IN THE MOMENT: I did nothing remarkable on 9/11. I lost no one. I did not so much as miss a meal.
I was working in my home office when I got a phone call from a Navy officer telling me to turn on the TV. We are under terrorist attack, he said, after the first jet had hit the World Trade Centers. He had the type of clearance that has no name in the civilian world. I was a trade hack who grew up on a farm in Nebraska. We don’t get a lot of terrorist attacks out there. It’s not something that immediately comes to mind. “How the heck does he know that?” I thought.
Then another jet barreled into the second tower. That was definitely a clue. Then, an explosion, followed by a rolling earthquake and a sky immediately filled with shrieking aircraft. “It’s raining jets,” I thought, in a stunning display of synaptic acuity. “Should I go outside where I can see the one that will hit me, or just die in here?” In the same instant, I realized those were fighters scrambling from Andrews Air Force Base, across the river from where I lived.
I spent the rest of that day trying to contact friends in New York and monitoring TV news coverage of the events. I could not have felt more useless had I been sitting in the carpool lane of the Beltway with a flat tire. I watched a disaster unfold on TV while wrestling with an overwhelming need to get there in work boots and start digging through concrete chunks for survivors. I instead applied my years of physical fitness training flipping through channels, watching Ashleigh Banfield distinguish herself. I admired her; envied her even. It’s one thing to be on the front lines in the news business. It’s another to be in the weeds, convincing yourself that what you’re doing is more important than immediately collecting loved ones, stocking up on bottled water and heading for the hills.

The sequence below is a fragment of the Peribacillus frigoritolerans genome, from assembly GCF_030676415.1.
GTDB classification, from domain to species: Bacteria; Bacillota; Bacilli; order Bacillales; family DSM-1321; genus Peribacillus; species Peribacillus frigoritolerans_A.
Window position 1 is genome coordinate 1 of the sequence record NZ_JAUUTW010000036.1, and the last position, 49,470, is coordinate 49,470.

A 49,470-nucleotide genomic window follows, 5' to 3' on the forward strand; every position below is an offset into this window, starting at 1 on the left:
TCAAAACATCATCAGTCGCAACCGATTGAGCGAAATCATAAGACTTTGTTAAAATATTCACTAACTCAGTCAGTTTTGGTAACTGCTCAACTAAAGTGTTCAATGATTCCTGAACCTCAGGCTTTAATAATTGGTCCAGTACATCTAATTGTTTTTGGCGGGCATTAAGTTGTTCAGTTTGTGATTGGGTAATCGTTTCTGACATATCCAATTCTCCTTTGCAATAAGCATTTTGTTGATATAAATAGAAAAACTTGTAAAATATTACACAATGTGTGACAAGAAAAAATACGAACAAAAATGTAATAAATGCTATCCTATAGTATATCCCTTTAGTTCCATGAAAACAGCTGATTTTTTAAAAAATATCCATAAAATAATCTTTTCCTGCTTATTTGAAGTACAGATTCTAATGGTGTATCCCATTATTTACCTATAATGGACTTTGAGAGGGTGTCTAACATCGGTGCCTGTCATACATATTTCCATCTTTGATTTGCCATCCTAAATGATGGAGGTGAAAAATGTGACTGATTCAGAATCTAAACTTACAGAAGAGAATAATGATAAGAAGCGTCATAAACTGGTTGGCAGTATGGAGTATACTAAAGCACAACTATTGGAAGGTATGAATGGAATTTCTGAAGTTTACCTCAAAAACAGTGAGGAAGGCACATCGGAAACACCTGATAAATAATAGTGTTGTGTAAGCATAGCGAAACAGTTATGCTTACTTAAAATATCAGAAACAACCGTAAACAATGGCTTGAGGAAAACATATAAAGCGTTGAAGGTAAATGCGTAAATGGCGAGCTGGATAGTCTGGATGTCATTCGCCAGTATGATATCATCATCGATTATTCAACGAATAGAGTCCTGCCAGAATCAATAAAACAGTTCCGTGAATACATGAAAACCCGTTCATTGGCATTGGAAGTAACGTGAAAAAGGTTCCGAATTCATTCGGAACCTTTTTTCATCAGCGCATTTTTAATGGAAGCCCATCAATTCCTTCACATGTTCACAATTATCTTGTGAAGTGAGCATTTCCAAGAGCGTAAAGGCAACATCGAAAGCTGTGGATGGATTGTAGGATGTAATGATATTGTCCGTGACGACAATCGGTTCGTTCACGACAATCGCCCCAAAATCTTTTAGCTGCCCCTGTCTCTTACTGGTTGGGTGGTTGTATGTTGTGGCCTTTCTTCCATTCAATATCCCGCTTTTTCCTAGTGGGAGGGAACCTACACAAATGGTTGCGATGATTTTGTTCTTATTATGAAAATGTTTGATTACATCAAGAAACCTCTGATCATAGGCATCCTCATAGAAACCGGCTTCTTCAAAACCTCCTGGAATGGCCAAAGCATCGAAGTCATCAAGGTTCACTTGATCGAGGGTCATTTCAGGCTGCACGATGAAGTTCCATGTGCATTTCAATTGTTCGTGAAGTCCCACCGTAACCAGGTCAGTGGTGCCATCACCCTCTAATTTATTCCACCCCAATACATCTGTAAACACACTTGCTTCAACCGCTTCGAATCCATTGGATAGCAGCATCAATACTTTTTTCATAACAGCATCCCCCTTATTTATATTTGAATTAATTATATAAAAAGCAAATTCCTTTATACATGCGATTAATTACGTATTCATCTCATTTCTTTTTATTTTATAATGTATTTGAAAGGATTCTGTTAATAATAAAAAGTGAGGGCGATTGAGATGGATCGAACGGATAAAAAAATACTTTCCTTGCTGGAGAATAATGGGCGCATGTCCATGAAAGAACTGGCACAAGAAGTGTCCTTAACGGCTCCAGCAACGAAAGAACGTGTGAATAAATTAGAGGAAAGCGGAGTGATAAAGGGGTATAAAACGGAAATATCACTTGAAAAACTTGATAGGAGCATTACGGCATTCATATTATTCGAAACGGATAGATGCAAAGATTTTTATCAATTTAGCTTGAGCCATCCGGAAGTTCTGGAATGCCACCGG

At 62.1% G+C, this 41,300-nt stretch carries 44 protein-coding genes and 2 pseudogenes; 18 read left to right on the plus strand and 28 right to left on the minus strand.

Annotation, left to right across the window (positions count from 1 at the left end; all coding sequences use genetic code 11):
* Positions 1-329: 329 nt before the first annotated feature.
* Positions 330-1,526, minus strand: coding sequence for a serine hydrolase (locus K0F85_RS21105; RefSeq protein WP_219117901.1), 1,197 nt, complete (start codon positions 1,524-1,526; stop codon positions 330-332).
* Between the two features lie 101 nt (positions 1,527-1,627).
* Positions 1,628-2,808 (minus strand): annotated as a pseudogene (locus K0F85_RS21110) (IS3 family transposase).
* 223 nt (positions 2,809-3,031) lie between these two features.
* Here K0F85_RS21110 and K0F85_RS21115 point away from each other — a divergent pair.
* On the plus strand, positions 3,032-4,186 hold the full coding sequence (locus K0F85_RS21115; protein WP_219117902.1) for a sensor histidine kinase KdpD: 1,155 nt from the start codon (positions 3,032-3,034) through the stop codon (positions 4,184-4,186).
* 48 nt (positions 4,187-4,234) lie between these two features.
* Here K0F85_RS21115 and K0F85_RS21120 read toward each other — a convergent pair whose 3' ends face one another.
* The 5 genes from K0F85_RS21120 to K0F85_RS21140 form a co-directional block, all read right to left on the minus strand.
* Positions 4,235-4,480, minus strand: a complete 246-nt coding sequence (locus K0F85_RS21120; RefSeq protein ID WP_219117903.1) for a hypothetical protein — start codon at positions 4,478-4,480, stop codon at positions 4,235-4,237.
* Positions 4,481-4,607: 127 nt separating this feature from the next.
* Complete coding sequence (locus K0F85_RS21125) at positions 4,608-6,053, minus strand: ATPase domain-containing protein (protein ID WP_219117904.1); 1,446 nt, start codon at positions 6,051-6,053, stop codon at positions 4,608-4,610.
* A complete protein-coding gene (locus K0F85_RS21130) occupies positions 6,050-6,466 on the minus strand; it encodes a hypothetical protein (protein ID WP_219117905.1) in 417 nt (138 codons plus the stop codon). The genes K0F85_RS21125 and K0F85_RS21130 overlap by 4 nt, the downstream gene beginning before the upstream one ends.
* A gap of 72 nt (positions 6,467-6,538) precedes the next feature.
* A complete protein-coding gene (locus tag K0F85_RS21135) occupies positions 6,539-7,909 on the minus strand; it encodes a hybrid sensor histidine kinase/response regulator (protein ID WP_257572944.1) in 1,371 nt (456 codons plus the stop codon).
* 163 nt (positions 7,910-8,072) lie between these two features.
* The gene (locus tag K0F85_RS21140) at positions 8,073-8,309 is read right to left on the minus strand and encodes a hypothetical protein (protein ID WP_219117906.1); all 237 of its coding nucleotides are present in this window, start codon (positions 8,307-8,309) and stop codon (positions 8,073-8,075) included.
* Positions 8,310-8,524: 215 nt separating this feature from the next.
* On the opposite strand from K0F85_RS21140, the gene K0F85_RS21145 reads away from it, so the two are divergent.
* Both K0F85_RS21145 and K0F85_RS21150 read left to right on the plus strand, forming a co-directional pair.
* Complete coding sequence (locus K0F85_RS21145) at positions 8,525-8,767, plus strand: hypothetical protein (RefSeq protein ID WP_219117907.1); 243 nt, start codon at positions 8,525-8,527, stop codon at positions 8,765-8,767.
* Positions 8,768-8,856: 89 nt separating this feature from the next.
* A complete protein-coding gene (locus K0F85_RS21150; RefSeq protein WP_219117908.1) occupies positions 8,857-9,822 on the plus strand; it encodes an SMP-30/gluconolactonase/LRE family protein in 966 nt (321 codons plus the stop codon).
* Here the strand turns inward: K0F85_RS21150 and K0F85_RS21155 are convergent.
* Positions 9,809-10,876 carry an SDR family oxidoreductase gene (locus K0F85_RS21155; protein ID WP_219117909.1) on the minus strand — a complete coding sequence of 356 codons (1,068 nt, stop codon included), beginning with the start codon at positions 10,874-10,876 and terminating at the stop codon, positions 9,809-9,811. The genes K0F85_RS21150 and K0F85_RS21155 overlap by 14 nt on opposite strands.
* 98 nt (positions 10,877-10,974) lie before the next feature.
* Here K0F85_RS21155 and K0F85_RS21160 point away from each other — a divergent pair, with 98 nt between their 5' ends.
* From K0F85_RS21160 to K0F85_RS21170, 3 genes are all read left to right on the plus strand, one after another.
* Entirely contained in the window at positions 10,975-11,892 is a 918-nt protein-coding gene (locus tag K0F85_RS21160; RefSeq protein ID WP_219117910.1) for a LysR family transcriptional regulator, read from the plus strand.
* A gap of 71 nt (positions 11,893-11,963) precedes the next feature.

As it turned out, of course, the war that started that day was taken elsewhere. There was no need to head for the hills. There wasn’t even a run on bottled water, but rather the strange settling into a pseudo normal of terror threat levels and a protracted loss of people serving in the armed forces. But for a few brief hours over the course of 50 years, I’ve lived in such a cocoon of safety and plenty that I can’t begin to comprehend what life would be like if those few hours were the rule rather than the exception. Robertson Davies wrote that “Life itself is too great a miracle for us to make so much fuss about potty little reversals of what we pompously assume to be the natural order.” Perhaps the best way to commemorate 9/11 is to simply be grateful.
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